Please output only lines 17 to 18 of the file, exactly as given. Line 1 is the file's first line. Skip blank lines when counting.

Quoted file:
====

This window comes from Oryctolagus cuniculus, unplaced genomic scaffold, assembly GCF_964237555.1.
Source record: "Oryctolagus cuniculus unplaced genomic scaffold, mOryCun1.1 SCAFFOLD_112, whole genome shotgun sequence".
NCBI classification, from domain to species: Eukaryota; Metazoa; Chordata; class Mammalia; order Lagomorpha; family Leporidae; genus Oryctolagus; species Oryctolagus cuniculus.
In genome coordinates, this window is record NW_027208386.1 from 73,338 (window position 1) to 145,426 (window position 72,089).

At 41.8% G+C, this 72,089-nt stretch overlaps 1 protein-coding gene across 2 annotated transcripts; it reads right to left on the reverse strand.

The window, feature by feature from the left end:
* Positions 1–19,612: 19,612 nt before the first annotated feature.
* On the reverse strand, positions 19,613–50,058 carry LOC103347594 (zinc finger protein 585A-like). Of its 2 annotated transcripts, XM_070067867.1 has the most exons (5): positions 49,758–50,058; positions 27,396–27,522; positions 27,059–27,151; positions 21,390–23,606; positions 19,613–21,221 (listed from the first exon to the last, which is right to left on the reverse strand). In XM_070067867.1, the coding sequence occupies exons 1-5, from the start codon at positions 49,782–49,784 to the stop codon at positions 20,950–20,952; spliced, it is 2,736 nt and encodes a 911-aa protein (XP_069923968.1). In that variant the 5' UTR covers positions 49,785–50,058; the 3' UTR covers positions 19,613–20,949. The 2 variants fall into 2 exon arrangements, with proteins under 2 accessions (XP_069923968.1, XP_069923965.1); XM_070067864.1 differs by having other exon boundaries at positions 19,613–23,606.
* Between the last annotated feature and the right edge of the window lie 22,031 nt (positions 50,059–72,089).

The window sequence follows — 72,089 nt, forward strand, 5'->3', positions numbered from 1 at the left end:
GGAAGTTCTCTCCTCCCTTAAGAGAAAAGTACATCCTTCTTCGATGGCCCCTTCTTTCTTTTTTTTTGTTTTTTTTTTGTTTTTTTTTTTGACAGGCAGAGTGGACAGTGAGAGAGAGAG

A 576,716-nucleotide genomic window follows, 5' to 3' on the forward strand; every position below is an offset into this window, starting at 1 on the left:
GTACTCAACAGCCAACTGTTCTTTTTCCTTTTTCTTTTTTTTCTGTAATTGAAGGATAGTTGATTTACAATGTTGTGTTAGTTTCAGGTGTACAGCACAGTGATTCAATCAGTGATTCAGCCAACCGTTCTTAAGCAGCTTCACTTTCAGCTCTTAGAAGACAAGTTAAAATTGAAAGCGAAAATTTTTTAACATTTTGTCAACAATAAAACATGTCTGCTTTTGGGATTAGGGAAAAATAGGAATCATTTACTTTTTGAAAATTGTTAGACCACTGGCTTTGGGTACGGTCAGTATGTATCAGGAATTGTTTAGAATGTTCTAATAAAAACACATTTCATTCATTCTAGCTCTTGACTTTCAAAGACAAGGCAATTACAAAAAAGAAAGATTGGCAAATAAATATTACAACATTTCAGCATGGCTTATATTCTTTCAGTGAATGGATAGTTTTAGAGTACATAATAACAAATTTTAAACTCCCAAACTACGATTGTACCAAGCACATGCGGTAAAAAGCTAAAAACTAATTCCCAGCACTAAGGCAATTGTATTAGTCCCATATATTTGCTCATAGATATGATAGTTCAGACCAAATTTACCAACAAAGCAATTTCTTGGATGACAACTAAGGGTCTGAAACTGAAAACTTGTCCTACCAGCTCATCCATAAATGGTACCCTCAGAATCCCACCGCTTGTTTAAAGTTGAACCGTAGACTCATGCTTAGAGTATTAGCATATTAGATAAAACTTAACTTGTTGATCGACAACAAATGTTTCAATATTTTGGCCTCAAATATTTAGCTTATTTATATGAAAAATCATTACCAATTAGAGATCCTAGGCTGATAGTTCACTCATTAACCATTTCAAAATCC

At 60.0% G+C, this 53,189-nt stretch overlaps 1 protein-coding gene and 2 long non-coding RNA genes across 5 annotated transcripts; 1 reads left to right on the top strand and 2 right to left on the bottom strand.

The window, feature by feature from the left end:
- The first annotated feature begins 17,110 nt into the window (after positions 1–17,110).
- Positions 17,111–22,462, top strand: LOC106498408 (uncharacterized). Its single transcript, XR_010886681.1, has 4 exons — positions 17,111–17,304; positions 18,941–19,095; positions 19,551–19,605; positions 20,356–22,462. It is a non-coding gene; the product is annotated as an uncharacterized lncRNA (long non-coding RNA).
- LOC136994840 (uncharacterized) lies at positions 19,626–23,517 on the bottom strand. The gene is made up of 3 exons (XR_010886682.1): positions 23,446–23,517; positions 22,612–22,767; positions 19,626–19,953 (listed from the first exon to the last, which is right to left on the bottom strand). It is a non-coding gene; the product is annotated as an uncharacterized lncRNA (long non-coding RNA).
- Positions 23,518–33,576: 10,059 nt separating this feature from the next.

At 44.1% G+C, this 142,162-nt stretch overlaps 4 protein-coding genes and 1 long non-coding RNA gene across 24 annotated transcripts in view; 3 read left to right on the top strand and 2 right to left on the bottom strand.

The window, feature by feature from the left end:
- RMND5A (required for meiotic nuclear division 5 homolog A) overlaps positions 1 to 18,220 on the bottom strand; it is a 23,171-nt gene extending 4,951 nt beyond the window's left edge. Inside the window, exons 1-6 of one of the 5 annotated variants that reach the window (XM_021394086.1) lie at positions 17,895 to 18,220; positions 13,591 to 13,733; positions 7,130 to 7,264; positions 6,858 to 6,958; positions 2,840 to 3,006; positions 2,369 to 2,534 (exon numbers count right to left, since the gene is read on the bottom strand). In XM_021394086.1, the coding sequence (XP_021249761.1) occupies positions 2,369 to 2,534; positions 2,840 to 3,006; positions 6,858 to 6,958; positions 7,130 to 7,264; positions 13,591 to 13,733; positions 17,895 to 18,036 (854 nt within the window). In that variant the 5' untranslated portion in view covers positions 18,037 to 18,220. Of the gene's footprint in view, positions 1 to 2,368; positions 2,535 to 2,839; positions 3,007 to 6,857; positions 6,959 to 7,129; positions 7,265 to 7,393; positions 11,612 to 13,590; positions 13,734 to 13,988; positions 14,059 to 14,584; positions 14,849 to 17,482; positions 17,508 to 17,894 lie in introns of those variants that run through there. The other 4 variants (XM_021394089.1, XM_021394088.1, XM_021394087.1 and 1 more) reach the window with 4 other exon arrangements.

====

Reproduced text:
- Positions 17,111–22,462, top strand: LOC106498408 (uncharacterized). Its single transcript, XR_010886681.1, has 4 exons — positions 17,111–17,304; positions 18,941–19,095; positions 19,551–19,605; positions 20,356–22,462. It is a non-coding gene; the product is annotated as an uncharacterized lncRNA (long non-coding RNA).
- LOC136994840 (uncharacterized) lies at positions 19,626–23,517 on the bottom strand. The gene is made up of 3 exons (XR_010886682.1): positions 23,446–23,517; positions 22,612–22,767; positions 19,626–19,953 (listed from the first exon to the last, which is right to left on the bottom strand). It is a non-coding gene; the product is annotated as an uncharacterized lncRNA (long non-coding RNA).